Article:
By William K. Alcorn
Paul Lisko noticed his heart seemed to occasionally skip a beat.
But the Struthers man did not pay a lot of attention to it until an electrocardiogram during a physical revealed he had atrial fibrillation, a heart arrhythmia that is potentially fatal.
Atrial fibrillation is the most common heart arrhythmia. Arrhythmia is when the heartbeat is too fast, too slow or irregular.
Lisko used medications to regulate his heartbeat for several years until Dr. Lee Gemma, a board-certified cardiologist who specializes in treating heart-rhythm disorders, arrived at St. Elizabeth Health Center last year.
At about the same time, St. Elizabeth renovated its cardiovascular lab and purchased advanced technology for the treatment of erratic heartbeats at a combined cost of some $1.1 million.
The confluence of events — Lisko’s heart problem, Dr. Gemma’s training and skills and the new lab equipment — resulted in Lisko becoming the first patient at St. Elizabeth to undergo a trial fibrillation surgery in September.
Lisko and Dr. Gemma were the speakers at Humility of Mary Health Partners’ The Beat Goes On, an event Thursday at Our Lady of Mount Carmel Church Hall. It was designed to raise awareness about heart disease and describe how catheter ablation for atrial fibrillation works.
Interviewed before the event, they discussed the procedure that, while it is not new technology, is new to the Mahoning Valley.
Lisko, 62, an ordained deacon of the Roman Catholic Church and a chaplain at St. Elizabeth Health Center Boardman, said he didn’t have to leave the area to have his heart problem fixed.
“I was surrounded by a group of people I have known for years. I felt comfortable here at St. Elizabeth. It is a very healing environment,” he said.
St. Elizabeth offers the catheter ablation as a treatment option for patients with atrial fibrillation, hospital officials said.
Atrial fibrillation occurs if rapid, disorganized electrical signals cause the heart’s two upper chambers, called the atria, to fibrillate or contract very fast and irregularly.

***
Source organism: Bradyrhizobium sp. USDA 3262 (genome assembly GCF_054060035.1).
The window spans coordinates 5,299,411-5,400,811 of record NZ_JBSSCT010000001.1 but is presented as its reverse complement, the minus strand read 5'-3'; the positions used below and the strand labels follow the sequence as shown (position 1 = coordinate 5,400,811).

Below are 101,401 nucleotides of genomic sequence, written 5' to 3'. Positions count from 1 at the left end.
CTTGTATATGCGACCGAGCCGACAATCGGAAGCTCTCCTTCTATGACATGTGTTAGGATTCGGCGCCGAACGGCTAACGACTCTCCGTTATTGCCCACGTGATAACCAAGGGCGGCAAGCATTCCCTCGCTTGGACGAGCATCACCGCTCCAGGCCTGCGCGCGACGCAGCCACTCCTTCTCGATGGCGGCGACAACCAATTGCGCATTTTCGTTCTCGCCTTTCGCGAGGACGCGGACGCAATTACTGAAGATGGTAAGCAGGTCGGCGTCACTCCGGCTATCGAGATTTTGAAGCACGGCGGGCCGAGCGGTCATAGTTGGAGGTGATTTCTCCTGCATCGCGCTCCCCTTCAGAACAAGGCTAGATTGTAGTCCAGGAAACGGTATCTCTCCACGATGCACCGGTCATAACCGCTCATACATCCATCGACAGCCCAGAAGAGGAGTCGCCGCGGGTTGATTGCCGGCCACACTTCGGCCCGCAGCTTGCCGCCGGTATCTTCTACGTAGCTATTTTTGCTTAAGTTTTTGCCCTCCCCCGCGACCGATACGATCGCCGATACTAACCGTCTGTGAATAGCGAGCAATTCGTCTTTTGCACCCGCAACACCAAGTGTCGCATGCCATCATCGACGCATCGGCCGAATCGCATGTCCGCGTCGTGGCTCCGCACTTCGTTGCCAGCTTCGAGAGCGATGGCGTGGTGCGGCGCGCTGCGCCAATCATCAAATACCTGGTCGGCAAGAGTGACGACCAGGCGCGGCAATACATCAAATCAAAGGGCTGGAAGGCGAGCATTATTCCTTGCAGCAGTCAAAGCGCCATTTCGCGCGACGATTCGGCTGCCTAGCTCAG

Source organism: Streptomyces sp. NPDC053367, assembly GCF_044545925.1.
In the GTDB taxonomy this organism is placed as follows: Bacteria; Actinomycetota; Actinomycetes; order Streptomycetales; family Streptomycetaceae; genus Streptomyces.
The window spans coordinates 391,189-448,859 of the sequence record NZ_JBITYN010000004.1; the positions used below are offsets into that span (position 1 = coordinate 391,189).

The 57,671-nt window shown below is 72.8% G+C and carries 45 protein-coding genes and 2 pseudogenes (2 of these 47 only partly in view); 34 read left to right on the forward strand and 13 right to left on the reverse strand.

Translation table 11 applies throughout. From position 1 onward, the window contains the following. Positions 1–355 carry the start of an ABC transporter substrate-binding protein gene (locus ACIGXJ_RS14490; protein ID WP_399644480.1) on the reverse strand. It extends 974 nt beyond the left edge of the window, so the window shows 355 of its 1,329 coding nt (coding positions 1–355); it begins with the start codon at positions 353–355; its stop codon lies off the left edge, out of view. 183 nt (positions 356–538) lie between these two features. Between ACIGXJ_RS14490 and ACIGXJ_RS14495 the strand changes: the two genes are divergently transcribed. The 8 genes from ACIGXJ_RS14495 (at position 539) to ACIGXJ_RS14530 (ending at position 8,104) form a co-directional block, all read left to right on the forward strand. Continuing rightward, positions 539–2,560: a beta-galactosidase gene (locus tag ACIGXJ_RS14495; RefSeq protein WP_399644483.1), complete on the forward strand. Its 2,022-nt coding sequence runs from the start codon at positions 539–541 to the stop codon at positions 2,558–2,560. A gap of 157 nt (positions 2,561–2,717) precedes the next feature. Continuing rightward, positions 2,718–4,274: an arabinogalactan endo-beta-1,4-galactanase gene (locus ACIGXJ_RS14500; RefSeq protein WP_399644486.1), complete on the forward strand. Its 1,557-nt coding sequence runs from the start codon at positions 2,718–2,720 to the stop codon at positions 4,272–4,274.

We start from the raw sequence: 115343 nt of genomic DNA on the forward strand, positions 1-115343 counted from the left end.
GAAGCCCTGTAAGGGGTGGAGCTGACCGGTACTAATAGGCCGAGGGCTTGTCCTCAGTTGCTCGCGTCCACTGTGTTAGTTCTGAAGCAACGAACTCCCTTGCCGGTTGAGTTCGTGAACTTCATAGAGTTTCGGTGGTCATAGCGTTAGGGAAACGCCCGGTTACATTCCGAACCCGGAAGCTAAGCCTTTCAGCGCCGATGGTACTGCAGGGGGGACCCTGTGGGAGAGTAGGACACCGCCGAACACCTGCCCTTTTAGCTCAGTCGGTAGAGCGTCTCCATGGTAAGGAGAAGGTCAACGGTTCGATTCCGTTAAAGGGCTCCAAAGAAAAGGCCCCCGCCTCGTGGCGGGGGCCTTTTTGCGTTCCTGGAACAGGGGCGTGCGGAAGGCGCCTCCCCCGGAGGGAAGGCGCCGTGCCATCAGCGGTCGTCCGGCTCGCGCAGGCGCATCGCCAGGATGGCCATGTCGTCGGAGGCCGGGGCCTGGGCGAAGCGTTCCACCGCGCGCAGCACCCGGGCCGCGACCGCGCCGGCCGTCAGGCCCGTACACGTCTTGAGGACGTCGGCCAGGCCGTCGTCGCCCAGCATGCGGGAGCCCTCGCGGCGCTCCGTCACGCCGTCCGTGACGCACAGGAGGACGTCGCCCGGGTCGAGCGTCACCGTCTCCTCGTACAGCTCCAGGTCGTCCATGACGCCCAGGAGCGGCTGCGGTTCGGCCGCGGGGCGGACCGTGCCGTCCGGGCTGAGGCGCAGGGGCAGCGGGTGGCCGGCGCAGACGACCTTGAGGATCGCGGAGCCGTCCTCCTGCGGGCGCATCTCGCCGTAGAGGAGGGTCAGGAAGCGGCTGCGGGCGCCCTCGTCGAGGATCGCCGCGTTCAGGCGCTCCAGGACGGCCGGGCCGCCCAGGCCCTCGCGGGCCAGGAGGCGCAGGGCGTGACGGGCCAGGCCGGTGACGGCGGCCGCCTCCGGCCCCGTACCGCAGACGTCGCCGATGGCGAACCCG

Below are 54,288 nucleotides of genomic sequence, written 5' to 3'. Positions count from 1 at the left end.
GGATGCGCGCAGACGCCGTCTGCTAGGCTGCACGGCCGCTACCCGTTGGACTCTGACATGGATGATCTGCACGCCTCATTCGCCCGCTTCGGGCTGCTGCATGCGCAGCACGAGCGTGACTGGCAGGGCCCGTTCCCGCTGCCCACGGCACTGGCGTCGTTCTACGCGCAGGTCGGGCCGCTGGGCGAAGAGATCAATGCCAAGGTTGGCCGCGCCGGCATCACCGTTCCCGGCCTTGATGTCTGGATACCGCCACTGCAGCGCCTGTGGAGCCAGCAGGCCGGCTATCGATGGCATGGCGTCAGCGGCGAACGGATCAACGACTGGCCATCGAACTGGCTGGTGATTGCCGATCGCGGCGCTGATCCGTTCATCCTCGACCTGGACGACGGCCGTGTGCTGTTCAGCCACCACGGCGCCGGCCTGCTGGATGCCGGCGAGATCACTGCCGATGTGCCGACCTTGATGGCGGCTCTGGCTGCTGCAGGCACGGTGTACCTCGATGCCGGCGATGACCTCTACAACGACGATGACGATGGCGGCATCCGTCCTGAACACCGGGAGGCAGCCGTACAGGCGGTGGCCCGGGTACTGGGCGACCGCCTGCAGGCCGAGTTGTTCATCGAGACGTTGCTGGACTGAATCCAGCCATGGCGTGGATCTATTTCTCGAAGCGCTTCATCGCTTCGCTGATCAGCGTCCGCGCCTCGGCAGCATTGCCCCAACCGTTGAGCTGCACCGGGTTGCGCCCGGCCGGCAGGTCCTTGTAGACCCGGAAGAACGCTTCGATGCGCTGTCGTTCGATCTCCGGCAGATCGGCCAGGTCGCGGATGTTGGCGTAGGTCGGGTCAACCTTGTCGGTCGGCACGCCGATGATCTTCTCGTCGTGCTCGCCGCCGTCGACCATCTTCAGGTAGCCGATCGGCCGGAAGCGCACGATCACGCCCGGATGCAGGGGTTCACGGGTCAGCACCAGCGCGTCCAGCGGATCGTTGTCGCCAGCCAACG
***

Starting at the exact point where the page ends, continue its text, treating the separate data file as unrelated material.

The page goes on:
Lisko, who exercised two or three hours a day, six or seven days a week before surgery, noticed symptoms such as anxiety and fatigue, but attributed them to something else.
Though Lisko continued to exercise and did not miss work, some patients are afraid to leave the house for fear they will have an episode while driving, said Dr. Gemma of Poland.
Also, Dr. Gemma said over time a high heart rate can result in serious health problems. The primary concerns are reducing the risk of a stroke and preventing congestive heart failure, he said.
Catheter ablation is a long-awaited alternative to medications intended to normalize the heartbeat for the long term, Dr. Gemma said.
But the most effective medications also have the potential for toxic side effects, he added.
In atrial fibrillation, blood pools in the atria and isn’t pumped completely into the heart’s two lower chambers, called ventricles. As a result, the upper and lower chambers don’t work together, and that can increase the risk of stroke.
Catheter ablation is an invasive cardiac procedure, done under general anesthesia, in which five catheters (thin, flexible wires with electrodes) are put into a blood vessel in the patient’s arm, groin (upper thigh), or neck and guided into the heart. The surgeons use a three-dimension map of a patient’s heart, created by information from a computerized tomography — CT scan — and/or magnetic resonance imaging, to guide them in performing the catheter ablation.
Anti-arrhythmic drug therapy has provided symptomatic relief in many patients with atrial fibrillation, but radio-frequency catheter ablation of atrial fibrillation has emerged as a preferred alternative - treatment method, Dr. Gemma said.
The procedure can take three, four or up to 10 hours, depending on the type and severity of the atrial defibrillation, he said.
Lisko, whom Dr. Gemma said had a “lone atrial fibrillation,” meaning he has no other heart problems, went home the day after his surgery where he stayed a week before returning to work.
“It was two or three weeks before I started exercising again,” Lisko said.